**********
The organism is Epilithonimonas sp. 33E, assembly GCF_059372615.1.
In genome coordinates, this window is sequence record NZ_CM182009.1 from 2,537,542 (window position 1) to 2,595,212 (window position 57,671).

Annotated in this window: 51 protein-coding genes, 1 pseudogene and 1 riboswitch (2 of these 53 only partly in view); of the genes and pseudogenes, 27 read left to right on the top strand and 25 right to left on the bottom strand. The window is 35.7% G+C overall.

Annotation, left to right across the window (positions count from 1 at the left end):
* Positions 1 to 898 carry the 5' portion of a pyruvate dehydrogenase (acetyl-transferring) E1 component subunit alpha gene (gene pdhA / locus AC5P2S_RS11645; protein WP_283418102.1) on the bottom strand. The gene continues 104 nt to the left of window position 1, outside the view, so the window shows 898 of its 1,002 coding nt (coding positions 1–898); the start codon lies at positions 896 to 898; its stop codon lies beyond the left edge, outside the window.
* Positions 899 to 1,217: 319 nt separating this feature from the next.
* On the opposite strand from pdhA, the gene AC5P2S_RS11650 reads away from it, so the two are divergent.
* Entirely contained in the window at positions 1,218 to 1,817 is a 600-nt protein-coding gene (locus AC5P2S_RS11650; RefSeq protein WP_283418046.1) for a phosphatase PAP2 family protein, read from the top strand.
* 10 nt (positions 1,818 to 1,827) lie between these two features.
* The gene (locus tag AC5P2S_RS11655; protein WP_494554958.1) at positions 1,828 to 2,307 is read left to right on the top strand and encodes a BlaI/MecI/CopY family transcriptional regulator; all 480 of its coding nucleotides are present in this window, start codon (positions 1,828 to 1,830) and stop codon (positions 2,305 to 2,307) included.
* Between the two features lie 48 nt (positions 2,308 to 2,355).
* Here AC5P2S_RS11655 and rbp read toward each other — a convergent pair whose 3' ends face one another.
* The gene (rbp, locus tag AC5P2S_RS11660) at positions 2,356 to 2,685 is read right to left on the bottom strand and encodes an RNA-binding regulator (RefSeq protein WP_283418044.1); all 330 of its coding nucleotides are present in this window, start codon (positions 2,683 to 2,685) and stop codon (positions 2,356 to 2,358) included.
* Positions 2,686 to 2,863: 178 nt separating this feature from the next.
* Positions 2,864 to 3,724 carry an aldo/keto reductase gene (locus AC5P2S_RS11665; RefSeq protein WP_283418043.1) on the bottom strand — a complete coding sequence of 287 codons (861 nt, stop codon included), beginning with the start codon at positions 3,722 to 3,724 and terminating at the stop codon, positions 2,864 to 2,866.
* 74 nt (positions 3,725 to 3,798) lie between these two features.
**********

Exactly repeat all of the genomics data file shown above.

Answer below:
The organism is Epilithonimonas sp. 33E, assembly GCF_059372615.1.
In genome coordinates, this window is sequence record NZ_CM182009.1 from 2,537,542 (window position 1) to 2,595,212 (window position 57,671).

Annotated in this window: 51 protein-coding genes, 1 pseudogene and 1 riboswitch (2 of these 53 only partly in view); of the genes and pseudogenes, 27 read left to right on the top strand and 25 right to left on the bottom strand. The window is 35.7% G+C overall.

Annotation, left to right across the window (positions count from 1 at the left end):
* Positions 1 to 898 carry the 5' portion of a pyruvate dehydrogenase (acetyl-transferring) E1 component subunit alpha gene (gene pdhA / locus AC5P2S_RS11645; protein WP_283418102.1) on the bottom strand. The gene continues 104 nt to the left of window position 1, outside the view, so the window shows 898 of its 1,002 coding nt (coding positions 1–898); the start codon lies at positions 896 to 898; its stop codon lies beyond the left edge, outside the window.
* Positions 899 to 1,217: 319 nt separating this feature from the next.
* On the opposite strand from pdhA, the gene AC5P2S_RS11650 reads away from it, so the two are divergent.
* Entirely contained in the window at positions 1,218 to 1,817 is a 600-nt protein-coding gene (locus AC5P2S_RS11650; RefSeq protein WP_283418046.1) for a phosphatase PAP2 family protein, read from the top strand.
* 10 nt (positions 1,818 to 1,827) lie between these two features.
* The gene (locus tag AC5P2S_RS11655; protein WP_494554958.1) at positions 1,828 to 2,307 is read left to right on the top strand and encodes a BlaI/MecI/CopY family transcriptional regulator; all 480 of its coding nucleotides are present in this window, start codon (positions 1,828 to 1,830) and stop codon (positions 2,305 to 2,307) included.
* Between the two features lie 48 nt (positions 2,308 to 2,355).
* Here AC5P2S_RS11655 and rbp read toward each other — a convergent pair whose 3' ends face one another.
* The gene (rbp, locus tag AC5P2S_RS11660) at positions 2,356 to 2,685 is read right to left on the bottom strand and encodes an RNA-binding regulator (RefSeq protein WP_283418044.1); all 330 of its coding nucleotides are present in this window, start codon (positions 2,683 to 2,685) and stop codon (positions 2,356 to 2,358) included.
* Positions 2,686 to 2,863: 178 nt separating this feature from the next.
* Positions 2,864 to 3,724 carry an aldo/keto reductase gene (locus AC5P2S_RS11665; RefSeq protein WP_283418043.1) on the bottom strand — a complete coding sequence of 287 codons (861 nt, stop codon included), beginning with the start codon at positions 3,722 to 3,724 and terminating at the stop codon, positions 2,864 to 2,866.
* 74 nt (positions 3,725 to 3,798) lie between these two features.